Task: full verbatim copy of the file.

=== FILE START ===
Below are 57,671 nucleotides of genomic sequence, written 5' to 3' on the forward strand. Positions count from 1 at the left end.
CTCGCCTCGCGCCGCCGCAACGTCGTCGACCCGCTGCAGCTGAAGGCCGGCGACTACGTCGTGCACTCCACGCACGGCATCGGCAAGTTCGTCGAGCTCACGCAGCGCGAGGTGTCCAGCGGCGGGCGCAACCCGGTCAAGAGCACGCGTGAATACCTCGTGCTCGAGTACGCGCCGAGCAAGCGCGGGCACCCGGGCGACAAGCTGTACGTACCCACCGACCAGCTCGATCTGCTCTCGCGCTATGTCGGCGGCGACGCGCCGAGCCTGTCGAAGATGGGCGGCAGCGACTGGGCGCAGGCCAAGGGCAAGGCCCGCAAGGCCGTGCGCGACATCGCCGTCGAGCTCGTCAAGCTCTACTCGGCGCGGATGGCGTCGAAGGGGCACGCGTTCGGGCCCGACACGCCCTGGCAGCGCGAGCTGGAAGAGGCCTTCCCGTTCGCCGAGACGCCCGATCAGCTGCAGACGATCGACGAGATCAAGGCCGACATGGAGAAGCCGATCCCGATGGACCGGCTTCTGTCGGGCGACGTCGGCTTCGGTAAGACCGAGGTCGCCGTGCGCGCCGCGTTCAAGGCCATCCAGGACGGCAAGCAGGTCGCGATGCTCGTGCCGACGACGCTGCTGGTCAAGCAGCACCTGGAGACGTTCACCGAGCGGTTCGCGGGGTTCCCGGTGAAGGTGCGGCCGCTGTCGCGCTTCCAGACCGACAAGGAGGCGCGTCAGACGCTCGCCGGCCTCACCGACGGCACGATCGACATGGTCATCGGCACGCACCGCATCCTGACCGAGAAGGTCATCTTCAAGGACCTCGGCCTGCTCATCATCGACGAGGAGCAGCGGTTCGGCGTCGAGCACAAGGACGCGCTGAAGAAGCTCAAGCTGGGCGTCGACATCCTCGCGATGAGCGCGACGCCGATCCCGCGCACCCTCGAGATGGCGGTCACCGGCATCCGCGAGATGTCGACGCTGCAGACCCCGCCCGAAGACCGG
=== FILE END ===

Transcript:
Below are 57,671 nucleotides of genomic sequence, written 5' to 3' on the forward strand. Positions count from 1 at the left end.
CTCGCCTCGCGCCGCCGCAACGTCGTCGACCCGCTGCAGCTGAAGGCCGGCGACTACGTCGTGCACTCCACGCACGGCATCGGCAAGTTCGTCGAGCTCACGCAGCGCGAGGTGTCCAGCGGCGGGCGCAACCCGGTCAAGAGCACGCGTGAATACCTCGTGCTCGAGTACGCGCCGAGCAAGCGCGGGCACCCGGGCGACAAGCTGTACGTACCCACCGACCAGCTCGATCTGCTCTCGCGCTATGTCGGCGGCGACGCGCCGAGCCTGTCGAAGATGGGCGGCAGCGACTGGGCGCAGGCCAAGGGCAAGGCCCGCAAGGCCGTGCGCGACATCGCCGTCGAGCTCGTCAAGCTCTACTCGGCGCGGATGGCGTCGAAGGGGCACGCGTTCGGGCCCGACACGCCCTGGCAGCGCGAGCTGGAAGAGGCCTTCCCGTTCGCCGAGACGCCCGATCAGCTGCAGACGATCGACGAGATCAAGGCCGACATGGAGAAGCCGATCCCGATGGACCGGCTTCTGTCGGGCGACGTCGGCTTCGGTAAGACCGAGGTCGCCGTGCGCGCCGCGTTCAAGGCCATCCAGGACGGCAAGCAGGTCGCGATGCTCGTGCCGACGACGCTGCTGGTCAAGCAGCACCTGGAGACGTTCACCGAGCGGTTCGCGGGGTTCCCGGTGAAGGTGCGGCCGCTGTCGCGCTTCCAGACCGACAAGGAGGCGCGTCAGACGCTCGCCGGCCTCACCGACGGCACGATCGACATGGTCATCGGCACGCACCGCATCCTGACCGAGAAGGTCATCTTCAAGGACCTCGGCCTGCTCATCATCGACGAGGAGCAGCGGTTCGGCGTCGAGCACAAGGACGCGCTGAAGAAGCTCAAGCTGGGCGTCGACATCCTCGCGATGAGCGCGACGCCGATCCCGCGCACCCTCGAGATGGCGGTCACCGGCATCCGCGAGATGTCGACGCTGCAGACCCCGCCCGAAGACCGG